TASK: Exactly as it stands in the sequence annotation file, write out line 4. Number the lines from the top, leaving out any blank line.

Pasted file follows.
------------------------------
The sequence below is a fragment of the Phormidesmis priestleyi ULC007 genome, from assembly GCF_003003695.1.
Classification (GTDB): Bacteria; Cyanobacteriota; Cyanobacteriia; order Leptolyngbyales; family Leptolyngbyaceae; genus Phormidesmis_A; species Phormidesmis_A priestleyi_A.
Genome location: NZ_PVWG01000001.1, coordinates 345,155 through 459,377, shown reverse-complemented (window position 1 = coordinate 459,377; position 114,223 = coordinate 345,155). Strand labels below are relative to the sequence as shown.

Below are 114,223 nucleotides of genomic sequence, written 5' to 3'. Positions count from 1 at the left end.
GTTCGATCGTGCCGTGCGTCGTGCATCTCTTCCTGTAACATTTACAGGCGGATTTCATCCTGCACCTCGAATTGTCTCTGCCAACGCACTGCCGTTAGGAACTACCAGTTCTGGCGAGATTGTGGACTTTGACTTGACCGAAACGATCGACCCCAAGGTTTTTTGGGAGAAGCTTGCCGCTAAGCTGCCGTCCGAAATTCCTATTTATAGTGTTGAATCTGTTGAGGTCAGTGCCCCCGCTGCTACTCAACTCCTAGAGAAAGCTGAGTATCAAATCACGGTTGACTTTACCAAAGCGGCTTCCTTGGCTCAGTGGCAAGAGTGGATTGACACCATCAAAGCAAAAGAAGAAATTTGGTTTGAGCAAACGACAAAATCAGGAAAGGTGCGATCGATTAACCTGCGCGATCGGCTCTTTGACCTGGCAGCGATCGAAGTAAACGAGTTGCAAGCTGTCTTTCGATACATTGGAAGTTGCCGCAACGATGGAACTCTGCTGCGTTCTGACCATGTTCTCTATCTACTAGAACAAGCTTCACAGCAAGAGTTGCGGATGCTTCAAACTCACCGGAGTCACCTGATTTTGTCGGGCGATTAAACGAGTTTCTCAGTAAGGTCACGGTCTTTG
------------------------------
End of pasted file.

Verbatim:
Below are 114,223 nucleotides of genomic sequence, written 5' to 3'. Positions count from 1 at the left end.